In the summer of 1978, Steve Martin hit an unlikely chart high on the Billboard Hot 100 with a song about a boy king who was reportedly born in Arizona and moved to Babylonia, where he had a condo made of stone-a.
Produced by William E. McEuen and written by Martin himself (serving as the closing track for his Grammy-winning sophomore album A Wild and Crazy Guy), “King Tut” was inspired by the traveling “Treasures of Tutankhamun” exhibit that toured seven U.S. cities between 1976 and 1979 and was viewed by approximately eight million visitors. The song made its debut on the April 22, 1978 episode of NBC’s Saturday Night Live, a performance which occurred after Martin approached producer Lorne Michaels with the song and asked if he could perform it. What Martin didn’t expect, however, was that Michaels would decide to go all out with the production, which ended up being one of the most expensive sequences put together by the series up to that point.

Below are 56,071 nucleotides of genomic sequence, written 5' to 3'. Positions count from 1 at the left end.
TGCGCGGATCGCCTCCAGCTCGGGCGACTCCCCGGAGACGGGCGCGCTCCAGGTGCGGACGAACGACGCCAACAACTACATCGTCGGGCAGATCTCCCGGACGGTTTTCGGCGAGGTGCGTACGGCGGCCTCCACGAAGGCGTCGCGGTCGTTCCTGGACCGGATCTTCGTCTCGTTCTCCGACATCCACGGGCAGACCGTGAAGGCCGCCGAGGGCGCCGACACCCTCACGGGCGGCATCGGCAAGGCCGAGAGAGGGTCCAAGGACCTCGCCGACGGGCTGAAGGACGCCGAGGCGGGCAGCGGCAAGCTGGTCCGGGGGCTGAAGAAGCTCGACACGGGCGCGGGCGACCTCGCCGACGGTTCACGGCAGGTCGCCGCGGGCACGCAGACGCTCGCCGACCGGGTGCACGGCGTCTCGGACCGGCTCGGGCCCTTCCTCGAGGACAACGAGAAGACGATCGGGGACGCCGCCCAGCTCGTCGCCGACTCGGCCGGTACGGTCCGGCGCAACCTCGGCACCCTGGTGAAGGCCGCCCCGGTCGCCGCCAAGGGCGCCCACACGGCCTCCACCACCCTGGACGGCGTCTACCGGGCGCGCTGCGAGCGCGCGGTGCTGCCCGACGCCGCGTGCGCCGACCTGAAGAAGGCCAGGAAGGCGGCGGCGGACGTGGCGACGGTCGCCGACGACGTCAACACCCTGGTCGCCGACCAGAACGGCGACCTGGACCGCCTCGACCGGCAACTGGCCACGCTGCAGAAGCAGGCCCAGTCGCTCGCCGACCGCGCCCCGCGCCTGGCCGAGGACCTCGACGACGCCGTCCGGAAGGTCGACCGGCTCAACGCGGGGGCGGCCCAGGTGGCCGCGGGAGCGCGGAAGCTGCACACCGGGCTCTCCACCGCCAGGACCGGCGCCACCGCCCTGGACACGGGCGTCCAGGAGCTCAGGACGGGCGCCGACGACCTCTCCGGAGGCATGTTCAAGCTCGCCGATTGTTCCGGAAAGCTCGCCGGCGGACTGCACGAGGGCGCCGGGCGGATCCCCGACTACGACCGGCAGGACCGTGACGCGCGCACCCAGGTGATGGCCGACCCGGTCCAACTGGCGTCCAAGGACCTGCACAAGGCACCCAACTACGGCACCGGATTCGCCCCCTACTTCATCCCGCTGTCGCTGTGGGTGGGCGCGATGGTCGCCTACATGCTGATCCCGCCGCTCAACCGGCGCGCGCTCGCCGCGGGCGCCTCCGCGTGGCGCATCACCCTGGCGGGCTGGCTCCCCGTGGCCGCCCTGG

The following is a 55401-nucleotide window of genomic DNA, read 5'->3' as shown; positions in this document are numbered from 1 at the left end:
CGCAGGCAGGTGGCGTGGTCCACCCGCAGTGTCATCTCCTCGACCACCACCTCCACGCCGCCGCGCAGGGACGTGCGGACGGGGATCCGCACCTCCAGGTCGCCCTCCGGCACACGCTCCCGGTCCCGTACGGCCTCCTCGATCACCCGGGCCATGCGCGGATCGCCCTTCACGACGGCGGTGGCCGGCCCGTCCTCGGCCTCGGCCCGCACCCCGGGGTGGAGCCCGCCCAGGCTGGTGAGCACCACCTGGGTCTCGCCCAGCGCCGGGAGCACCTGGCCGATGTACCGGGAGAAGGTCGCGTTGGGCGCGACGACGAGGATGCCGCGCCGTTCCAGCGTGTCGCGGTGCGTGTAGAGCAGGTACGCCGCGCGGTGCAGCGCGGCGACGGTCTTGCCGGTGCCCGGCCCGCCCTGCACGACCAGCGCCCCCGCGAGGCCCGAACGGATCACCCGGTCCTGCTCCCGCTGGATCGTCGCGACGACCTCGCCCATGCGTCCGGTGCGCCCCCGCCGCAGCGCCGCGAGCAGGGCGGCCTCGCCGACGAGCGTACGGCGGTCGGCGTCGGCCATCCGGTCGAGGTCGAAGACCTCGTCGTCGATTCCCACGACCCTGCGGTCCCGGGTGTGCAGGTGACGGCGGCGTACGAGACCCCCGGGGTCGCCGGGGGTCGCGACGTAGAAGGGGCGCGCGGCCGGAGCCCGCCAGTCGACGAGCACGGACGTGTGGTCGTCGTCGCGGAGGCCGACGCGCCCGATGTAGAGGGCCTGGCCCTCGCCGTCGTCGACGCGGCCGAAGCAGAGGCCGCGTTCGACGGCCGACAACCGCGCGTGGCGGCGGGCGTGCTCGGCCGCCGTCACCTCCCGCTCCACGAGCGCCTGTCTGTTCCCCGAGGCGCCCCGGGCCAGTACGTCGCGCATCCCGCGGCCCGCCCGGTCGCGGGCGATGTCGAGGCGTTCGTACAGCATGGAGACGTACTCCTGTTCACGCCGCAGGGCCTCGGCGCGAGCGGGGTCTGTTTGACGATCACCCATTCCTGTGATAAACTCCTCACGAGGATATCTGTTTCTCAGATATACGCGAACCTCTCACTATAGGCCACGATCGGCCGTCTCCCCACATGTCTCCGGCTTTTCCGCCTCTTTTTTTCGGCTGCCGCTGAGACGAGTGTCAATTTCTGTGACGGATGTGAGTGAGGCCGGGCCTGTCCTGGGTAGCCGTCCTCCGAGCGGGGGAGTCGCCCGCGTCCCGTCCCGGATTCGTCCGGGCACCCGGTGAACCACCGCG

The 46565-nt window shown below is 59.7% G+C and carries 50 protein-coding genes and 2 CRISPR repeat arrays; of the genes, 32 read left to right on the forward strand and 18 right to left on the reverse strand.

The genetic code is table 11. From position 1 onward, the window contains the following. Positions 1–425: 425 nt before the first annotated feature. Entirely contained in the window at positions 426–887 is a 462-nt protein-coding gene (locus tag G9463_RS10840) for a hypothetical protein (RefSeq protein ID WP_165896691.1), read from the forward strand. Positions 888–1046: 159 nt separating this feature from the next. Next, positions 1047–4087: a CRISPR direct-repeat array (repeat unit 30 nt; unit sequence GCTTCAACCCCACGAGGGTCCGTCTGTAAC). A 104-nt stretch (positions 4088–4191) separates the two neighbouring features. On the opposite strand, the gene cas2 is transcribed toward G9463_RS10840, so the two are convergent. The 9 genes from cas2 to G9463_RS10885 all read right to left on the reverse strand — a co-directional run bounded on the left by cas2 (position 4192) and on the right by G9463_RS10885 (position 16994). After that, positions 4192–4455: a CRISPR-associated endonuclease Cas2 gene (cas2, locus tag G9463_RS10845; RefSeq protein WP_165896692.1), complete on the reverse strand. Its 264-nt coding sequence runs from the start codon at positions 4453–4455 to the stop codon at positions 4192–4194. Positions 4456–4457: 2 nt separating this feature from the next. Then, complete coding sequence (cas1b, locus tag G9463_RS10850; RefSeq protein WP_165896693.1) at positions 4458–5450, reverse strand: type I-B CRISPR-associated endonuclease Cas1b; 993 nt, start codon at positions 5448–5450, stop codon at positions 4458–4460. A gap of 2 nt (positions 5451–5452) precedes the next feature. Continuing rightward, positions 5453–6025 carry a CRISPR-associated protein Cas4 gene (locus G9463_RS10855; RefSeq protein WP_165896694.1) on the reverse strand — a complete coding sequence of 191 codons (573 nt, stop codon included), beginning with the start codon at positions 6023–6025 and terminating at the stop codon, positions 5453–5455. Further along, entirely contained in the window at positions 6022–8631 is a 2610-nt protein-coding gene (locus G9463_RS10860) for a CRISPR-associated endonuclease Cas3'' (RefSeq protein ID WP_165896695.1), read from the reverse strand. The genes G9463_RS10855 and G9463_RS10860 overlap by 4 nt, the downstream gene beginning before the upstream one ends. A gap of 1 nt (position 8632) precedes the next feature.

Although the song was a sizable hit for a novelty single, climbing to No. 17 on the Hot 100, it was decidedly more successful in certain cities...and if you guessed that those cities were stops on the tour of the Tutankhamun exhibit, then you guessed correctly. In particular, Chicago’s WLS-AM played the hell out of the song, spending four weeks at the top of the station’s airplay chart, ultimately being named the station’s 11th biggest hit of 1978.
In 2011, Martin re-recorded the song with his band The Steep Canyon Rangers for their Rare Bird Alert album, and while it’s definitely twangier in its new carnation than it was when Martin recorded it with The Toot Uncommons (a.k.a. members of the Nitty Gritty Dirt Band), it still holds up in a very funny way.